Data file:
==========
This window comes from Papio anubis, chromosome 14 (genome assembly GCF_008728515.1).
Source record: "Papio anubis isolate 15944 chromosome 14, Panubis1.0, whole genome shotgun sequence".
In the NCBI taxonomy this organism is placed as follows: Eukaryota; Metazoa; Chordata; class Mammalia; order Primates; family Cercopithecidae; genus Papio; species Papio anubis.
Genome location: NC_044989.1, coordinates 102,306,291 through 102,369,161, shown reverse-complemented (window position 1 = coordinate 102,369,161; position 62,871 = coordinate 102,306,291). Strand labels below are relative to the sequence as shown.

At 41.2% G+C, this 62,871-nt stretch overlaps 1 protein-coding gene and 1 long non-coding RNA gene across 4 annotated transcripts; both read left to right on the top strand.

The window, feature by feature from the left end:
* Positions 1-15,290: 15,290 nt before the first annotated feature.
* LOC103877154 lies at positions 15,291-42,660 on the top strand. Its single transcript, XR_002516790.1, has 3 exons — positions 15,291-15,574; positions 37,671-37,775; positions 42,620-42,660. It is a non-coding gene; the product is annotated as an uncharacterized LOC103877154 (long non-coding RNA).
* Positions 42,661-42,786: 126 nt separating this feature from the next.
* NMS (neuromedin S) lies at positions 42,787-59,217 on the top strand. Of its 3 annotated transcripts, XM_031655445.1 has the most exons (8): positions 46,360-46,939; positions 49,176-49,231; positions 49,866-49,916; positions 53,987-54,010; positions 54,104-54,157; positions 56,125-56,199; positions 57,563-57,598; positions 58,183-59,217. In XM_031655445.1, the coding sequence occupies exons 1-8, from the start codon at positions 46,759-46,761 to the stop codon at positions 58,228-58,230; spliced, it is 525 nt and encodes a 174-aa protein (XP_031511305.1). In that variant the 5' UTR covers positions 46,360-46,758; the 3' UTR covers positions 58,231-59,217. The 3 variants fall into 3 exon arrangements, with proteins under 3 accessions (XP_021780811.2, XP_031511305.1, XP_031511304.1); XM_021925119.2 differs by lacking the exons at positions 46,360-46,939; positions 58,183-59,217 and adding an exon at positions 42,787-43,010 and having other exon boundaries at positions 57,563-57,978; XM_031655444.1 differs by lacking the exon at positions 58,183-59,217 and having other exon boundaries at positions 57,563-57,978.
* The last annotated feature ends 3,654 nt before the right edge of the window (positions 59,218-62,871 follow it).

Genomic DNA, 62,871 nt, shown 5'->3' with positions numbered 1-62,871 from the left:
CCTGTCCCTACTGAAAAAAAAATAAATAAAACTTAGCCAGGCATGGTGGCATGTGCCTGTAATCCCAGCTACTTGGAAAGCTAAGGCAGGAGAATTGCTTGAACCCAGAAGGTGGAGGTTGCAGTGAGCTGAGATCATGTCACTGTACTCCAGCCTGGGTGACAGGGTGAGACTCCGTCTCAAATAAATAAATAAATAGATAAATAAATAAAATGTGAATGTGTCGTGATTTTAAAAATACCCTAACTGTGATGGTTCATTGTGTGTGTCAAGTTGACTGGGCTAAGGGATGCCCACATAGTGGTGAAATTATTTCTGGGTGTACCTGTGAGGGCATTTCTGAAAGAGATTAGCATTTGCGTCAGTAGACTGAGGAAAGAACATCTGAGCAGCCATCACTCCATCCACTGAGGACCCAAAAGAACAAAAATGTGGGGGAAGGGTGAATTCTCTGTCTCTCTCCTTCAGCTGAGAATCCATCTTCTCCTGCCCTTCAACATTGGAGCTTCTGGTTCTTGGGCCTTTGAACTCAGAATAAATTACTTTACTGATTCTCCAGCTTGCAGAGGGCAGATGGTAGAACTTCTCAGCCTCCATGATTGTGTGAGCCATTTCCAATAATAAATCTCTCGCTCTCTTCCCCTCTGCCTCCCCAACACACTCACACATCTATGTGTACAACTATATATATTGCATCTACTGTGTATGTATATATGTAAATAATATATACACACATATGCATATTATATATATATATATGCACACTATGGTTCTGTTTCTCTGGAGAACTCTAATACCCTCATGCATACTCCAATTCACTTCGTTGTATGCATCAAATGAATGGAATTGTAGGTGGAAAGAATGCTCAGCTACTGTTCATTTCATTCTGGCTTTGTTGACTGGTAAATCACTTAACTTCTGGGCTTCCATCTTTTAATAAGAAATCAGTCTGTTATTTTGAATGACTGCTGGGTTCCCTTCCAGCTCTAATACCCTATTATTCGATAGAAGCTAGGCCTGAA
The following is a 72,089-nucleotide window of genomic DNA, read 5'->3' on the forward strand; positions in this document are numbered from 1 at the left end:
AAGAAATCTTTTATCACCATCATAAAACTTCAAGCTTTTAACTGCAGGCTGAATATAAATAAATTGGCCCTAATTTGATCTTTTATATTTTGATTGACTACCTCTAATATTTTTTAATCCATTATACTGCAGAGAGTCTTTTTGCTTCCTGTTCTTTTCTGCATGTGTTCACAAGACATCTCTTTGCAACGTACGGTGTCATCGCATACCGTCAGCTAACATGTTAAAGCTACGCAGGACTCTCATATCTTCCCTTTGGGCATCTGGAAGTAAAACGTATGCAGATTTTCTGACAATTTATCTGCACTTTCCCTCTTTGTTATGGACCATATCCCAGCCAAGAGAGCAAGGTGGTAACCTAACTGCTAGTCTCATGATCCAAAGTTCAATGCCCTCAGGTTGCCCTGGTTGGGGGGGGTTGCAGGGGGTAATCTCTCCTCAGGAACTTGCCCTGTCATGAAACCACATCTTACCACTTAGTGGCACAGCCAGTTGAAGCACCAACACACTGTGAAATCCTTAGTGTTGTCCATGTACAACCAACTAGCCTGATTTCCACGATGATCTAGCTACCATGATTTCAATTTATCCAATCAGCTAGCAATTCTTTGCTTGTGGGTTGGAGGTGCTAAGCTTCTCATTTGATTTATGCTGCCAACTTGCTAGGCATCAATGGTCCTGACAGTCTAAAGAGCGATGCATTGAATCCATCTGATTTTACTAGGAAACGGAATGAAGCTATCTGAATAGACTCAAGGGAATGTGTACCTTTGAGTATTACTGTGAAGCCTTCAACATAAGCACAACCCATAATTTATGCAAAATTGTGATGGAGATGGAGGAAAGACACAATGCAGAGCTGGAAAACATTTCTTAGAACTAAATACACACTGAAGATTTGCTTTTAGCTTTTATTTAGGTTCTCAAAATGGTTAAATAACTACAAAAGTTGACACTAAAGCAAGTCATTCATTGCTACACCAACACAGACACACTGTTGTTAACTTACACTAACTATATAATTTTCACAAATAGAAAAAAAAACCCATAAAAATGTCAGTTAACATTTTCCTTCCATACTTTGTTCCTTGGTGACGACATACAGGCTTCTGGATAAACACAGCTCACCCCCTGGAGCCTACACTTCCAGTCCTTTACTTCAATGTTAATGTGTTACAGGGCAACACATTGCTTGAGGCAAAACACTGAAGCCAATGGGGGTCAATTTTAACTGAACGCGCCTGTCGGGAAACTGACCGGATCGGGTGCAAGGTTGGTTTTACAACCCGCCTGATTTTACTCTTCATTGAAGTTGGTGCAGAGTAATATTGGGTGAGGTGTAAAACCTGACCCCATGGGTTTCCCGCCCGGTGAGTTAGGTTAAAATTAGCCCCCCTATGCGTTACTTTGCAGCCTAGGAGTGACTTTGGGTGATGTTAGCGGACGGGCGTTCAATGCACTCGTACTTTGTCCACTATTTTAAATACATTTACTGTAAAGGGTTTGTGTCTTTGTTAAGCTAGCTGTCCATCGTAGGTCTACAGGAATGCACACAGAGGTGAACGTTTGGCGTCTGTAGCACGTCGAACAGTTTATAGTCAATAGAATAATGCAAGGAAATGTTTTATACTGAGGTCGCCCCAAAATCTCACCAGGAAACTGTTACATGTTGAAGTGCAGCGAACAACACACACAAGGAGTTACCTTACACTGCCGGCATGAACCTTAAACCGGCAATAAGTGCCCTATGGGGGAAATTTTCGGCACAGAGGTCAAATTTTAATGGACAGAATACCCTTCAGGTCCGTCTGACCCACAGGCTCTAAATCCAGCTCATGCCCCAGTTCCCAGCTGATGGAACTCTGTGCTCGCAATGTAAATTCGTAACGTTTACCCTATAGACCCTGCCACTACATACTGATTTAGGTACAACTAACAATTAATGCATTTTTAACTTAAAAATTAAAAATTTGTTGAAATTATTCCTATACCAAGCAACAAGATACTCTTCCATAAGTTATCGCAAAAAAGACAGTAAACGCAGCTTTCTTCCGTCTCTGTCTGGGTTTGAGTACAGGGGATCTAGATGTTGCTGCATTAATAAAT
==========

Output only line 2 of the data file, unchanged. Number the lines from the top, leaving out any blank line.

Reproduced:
Source record: "Papio anubis isolate 15944 chromosome 14, Panubis1.0, whole genome shotgun sequence".